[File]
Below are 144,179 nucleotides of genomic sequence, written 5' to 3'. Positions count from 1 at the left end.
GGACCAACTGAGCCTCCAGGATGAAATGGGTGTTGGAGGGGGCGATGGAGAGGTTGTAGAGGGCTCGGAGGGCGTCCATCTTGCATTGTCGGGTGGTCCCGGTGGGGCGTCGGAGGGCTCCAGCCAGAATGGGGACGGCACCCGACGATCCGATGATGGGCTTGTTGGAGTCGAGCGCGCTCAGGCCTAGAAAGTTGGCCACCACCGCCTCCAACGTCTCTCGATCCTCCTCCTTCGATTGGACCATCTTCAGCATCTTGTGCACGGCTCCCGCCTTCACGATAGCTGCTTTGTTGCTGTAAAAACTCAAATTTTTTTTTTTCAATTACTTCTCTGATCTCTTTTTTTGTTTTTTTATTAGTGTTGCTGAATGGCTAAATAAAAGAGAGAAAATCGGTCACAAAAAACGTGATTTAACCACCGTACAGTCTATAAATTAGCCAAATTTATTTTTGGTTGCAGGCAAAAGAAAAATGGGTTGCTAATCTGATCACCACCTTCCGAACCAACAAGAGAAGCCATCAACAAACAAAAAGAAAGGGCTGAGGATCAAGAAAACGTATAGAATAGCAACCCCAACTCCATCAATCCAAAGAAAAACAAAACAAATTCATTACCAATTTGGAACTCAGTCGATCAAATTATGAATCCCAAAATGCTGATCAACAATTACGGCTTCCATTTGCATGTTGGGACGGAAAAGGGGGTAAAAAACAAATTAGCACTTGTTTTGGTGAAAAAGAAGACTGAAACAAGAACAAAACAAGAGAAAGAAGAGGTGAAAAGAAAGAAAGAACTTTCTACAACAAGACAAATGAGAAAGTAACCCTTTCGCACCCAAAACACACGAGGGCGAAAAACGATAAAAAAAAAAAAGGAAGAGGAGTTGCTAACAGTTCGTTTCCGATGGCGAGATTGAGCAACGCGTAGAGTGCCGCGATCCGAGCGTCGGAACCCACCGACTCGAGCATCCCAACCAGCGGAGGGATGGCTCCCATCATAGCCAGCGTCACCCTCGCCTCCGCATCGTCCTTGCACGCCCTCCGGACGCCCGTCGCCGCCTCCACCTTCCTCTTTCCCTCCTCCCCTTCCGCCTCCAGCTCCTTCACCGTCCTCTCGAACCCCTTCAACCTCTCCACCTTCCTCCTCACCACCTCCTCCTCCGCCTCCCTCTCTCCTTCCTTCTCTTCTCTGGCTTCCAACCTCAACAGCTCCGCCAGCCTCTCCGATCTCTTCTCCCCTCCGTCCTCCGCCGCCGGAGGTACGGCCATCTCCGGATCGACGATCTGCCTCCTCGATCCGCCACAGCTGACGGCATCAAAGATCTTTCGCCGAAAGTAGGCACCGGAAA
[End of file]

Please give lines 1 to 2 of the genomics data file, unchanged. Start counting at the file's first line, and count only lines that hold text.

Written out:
Below are 144,179 nucleotides of genomic sequence, written 5' to 3'. Positions count from 1 at the left end.
GGACCAACTGAGCCTCCAGGATGAAATGGGTGTTGGAGGGGGCGATGGAGAGGTTGTAGAGGGCTCGGAGGGCGTCCATCTTGCATTGTCGGGTGGTCCCGGTGGGGCGTCGGAGGGCTCCAGCCAGAATGGGGACGGCACCCGACGATCCGATGATGGGCTTGTTGGAGTCGAGCGCGCTCAGGCCTAGAAAGTTGGCCACCACCGCCTCCAACGTCTCTCGATCCTCCTCCTTCGATTGGACCATCTTCAGCATCTTGTGCACGGCTCCCGCCTTCACGATAGCTGCTTTGTTGCTGTAAAAACTCAAATTTTTTTTTTTCAATTACTTCTCTGATCTCTTTTTTTGTTTTTTTATTAGTGTTGCTGAATGGCTAAATAAAAGAGAGAAAATCGGTCACAAAAAACGTGATTTAACCACCGTACAGTCTATAAATTAGCCAAATTTATTTTTGGTTGCAGGCAAAAGAAAAATGGGTTGCTAATCTGATCACCACCTTCCGAACCAACAAGAGAAGCCATCAACAAACAAAAAGAAAGGGCTGAGGATCAAGAAAACGTATAGAATAGCAACCCCAACTCCATCAATCCAAAGAAAAACAAAACAAATTCATTACCAATTTGGAACTCAGTCGATCAAATTATGAATCCCAAAATGCTGATCAACAATTACGGCTTCCATTTGCATGTTGGGACGGAAAAGGGGGTAAAAAACAAATTAGCACTTGTTTTGGTGAAAAAGAAGACTGAAACAAGAACAAAACAAGAGAAAGAAGAGGTGAAAAGAAAGAAAGAACTTTCTACAACAAGACAAATGAGAAAGTAACCCTTTCGCACCCAAAACACACGAGGGCGAAAAACGATAAAAAAAAAAAAGGAAGAGGAGTTGCTAACAGTTCGTTTCCGATGGCGAGATTGAGCAACGCGTAGAGTGCCGCGATCCGAGCGTCGGAACCCACCGACTCGAGCATCCCAACCAGCGGAGGGATGGCTCCCATCATAGCCAGCGTCACCCTCGCCTCCGCATCGTCCTTGCACGCCCTCCGGACGCCCGTCGCCGCCTCCACCTTCCTCTTTCCCTCCTCCCCTTCCGCCTCCAGCTCCTTCACCGTCCTCTCGAACCCCTTCAACCTCTCCACCTTCCTCCTCACCACCTCCTCCTCCGCCTCCCTCTCTCCTTCCTTCTCTTCTCTGGCTTCCAACCTCAACAGCTCCGCCAGCCTCTCCGATCTCTTCTCCCCTCCGTCCTCCGCCGCCGGAGGTACGGCCATCTCCGGATCGACGATCTGCCTCCTCGATCCGCCACAGCTGACGGCATCAAAGATCTTTCGCCGAAAGTAGGCACCGGAAA